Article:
• Talks of feeling guilty, hopeless, or worthless
  • Recurring discussions of suicide or death

Other health conditions can also overlap with clinical depression. Knowing this, it’s important for employers to encourage annual check-ups and even host workplace biometric screenings to help employees better understand where their health markers stand.

How to Reach Out to a Depressed Employee

Suffering alone isn’t easy. Many depressed individuals will say they feel alone in their feelings and don’t feel supported. As an employer, if you recognize an employee suffering in silence, offering support can be a vital step in getting them the help they need.

Some tips to reach out to a struggling employee:

  • Remember laws and HR - Don’t assume an employee has depression. Avoid telling them you think they have it, too. That’s for a clinical or licensed psychologist to decide. Remember, the Americans with Disabilities Act (ADA) is clear that harassment based on mental health isn’t allowed. While an employee can keep their depression quiet, you do have four options for asking medical questions pertaining to mental health, including if there’s evidence an employee isn’t able to do their job or poses a safety risk due to their mental health. Learn more on the Equal Employment Opportunity Commission website.
  • Show empathy - If you notice they’re struggling with their workload or frequently absent, have a conversation about how they may need support. Be open and don’t judge; just listen.
  • Offer confidential conversations - If you have a loyal, hard worker who is struggling and honest about their situation, ongoing dialogue may be helpful. Managers may consider creating time on their calendar for one-on-one confidential conversations to ask how the individual is holding up.
  • Get HR involved - Don’t feel comfortable or safe broaching the topic? Speak privately with another supervisor on how to handle it. Or, get a human resources representative involved. Time is of the essence, so doing it as soon as you notice something amiss can make all the difference in treatment for the employee struggling.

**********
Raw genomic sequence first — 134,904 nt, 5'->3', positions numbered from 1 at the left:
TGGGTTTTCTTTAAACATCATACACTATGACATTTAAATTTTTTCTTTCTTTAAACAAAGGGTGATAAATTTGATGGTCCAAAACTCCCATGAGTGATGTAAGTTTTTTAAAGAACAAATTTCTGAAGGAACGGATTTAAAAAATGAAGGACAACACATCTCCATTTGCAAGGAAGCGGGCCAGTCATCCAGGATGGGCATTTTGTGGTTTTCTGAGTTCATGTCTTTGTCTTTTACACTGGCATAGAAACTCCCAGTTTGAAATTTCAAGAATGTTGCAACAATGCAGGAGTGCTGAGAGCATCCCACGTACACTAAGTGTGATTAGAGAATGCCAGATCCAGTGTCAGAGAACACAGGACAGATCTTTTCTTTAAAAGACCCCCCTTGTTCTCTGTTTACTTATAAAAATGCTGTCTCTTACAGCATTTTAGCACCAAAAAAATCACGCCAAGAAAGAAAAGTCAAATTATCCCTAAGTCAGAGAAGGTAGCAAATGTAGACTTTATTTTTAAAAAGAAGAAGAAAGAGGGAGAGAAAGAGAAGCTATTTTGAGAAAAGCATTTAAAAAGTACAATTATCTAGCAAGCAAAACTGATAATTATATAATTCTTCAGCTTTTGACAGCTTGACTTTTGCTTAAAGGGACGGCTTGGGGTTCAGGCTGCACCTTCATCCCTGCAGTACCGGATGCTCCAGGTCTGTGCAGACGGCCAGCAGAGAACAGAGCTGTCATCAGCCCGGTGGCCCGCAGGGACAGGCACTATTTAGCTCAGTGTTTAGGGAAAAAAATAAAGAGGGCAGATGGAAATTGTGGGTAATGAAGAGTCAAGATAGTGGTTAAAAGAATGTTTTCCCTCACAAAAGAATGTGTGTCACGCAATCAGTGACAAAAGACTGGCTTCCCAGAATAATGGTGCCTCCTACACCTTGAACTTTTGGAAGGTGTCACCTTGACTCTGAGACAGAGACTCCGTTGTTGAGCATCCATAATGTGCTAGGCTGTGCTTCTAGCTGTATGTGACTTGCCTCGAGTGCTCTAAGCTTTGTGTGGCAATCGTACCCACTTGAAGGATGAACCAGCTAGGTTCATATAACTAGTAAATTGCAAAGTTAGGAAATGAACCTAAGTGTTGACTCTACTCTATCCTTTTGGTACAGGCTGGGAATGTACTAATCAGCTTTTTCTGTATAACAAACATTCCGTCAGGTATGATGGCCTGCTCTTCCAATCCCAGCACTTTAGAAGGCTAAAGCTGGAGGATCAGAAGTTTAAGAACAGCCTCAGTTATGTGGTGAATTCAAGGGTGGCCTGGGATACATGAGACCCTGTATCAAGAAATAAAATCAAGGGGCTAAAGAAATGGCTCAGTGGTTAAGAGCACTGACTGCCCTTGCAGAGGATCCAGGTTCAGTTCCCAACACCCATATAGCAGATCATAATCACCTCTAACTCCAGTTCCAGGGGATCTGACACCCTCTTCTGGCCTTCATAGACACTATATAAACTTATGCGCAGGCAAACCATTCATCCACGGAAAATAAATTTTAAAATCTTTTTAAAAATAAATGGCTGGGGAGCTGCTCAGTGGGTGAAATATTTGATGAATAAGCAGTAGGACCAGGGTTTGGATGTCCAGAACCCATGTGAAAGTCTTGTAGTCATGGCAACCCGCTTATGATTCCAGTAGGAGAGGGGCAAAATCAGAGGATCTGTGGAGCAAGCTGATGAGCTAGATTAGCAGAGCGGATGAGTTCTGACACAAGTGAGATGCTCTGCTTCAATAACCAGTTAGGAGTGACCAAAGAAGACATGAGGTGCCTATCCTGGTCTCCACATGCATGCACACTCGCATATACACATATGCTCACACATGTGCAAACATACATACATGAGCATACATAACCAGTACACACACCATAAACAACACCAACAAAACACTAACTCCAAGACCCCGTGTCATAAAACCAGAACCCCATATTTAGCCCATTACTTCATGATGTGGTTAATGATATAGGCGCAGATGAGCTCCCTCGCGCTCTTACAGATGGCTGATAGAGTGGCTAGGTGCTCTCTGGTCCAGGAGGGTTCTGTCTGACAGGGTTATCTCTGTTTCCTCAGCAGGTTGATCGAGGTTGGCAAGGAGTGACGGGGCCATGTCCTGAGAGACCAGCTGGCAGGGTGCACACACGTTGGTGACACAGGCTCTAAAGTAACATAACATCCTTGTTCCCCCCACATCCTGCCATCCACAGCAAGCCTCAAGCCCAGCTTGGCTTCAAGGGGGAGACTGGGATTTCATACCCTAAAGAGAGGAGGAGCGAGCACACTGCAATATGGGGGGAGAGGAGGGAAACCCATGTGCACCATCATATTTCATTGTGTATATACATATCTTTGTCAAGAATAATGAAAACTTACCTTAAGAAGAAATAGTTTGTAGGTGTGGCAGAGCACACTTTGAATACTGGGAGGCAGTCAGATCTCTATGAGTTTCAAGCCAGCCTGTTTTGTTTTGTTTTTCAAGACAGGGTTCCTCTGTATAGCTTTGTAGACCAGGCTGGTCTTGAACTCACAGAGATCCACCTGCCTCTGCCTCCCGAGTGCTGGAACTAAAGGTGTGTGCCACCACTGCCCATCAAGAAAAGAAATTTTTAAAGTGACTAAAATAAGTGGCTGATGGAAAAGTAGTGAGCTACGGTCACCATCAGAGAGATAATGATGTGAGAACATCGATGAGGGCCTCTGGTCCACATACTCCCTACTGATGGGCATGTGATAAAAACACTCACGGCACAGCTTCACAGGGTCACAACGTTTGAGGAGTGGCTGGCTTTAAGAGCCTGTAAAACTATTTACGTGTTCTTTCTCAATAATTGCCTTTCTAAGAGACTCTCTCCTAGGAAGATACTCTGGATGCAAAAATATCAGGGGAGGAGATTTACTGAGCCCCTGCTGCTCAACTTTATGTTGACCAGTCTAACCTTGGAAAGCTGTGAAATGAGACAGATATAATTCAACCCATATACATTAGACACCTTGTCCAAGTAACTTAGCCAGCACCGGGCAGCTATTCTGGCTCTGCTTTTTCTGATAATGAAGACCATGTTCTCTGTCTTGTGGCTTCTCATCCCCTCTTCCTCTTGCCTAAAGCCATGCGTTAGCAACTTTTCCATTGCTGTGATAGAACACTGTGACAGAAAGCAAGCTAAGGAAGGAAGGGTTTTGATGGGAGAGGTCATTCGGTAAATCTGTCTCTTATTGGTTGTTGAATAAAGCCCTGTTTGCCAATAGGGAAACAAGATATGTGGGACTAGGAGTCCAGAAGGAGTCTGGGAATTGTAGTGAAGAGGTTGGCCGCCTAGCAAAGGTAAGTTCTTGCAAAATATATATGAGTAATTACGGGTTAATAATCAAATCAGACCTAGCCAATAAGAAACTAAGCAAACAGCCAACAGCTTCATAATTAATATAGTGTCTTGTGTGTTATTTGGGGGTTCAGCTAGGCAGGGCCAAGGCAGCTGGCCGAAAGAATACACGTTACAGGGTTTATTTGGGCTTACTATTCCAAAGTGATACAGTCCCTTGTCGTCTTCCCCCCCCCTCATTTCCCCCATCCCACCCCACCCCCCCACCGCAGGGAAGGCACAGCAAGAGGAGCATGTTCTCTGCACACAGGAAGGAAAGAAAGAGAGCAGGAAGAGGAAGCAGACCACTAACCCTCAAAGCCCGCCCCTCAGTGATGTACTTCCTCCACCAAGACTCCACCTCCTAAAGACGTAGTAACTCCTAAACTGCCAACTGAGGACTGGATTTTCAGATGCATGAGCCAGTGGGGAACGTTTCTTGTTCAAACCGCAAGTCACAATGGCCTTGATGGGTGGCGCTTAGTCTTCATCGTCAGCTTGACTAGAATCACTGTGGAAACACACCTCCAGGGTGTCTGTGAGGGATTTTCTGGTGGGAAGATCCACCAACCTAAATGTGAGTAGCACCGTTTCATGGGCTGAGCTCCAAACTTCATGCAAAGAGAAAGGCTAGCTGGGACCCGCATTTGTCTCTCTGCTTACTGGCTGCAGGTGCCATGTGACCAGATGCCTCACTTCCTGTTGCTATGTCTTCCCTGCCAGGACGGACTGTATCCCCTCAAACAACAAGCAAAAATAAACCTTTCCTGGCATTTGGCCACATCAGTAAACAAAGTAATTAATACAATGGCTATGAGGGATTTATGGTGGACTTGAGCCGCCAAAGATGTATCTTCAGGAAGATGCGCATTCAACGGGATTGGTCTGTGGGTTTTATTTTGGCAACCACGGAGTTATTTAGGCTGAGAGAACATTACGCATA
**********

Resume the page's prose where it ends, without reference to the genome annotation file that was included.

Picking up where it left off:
Understand that an employee may come to you without warning to discuss their issue and potentially ask for accommodations. By understanding depression’s symptoms and how it may impact your employees, it will give you as a leader a better grasp on how it can impact their daily work functions. It will also help you anticipate and prepare for helping them adjust when they have a hard time.

Some accommodations may include taking medical leave, a more flexible work schedule, and time away from work to ward off burnout.

Resources to Help Facilitate Workplace Discussions

What mental health resources does your company have available? Whether you’re a large Fortune 500 company or a small business, it’s important to have a handful of useful resources to offer your team.

Allow your workers to have access to multiple resources so they can get help in the way they feel most comfortable. Sometimes an immediate supervisor isn’t someone an employee feels they can trust with such personal information. Have employee assistance opportunities and a library of resources that can be privately accessed.

If it’s tempting to put off getting these resources together, don’t. It can be the difference between someone feeling hopeful or helpless. And the resources at work may be the only option a person has access to in order to start making significant positive changes and learning coping skills.

To get started, here are helpful resources to get your content library together:  

For IMMEDIATE help for someone in crisis, use these resources:

  • Emergency: 911
  • National Domestic Violence Hotline: 1- 800-799-7233
  • National Suicide Prevention Lifeline: 1-800-273-TALK (8255)
  • National Hopeline Network: 1-800-SUICIDE (800-784-2433)
  • Crisis Text Line: Text "DESERVE" TO 741-741
  • Lifeline Crisis Chat (Online live messaging)
  • Self-Harm Hotline: 1-800-DONT CUT (1-800-366-8288)
  • Essential local and community services: 211 website
  • National Council on Alcoholism & Drug Dependency Hope Line: 1-800-622-2255
  • Veterans Crisis Line website

What resources does your workplace have that aren’t on this list? How do you start conversations about the risk factors for depression in your company? Share your thoughts below!

New call-to-action

Topics: Wellness at Work


Subscribe Here!

Recent Posts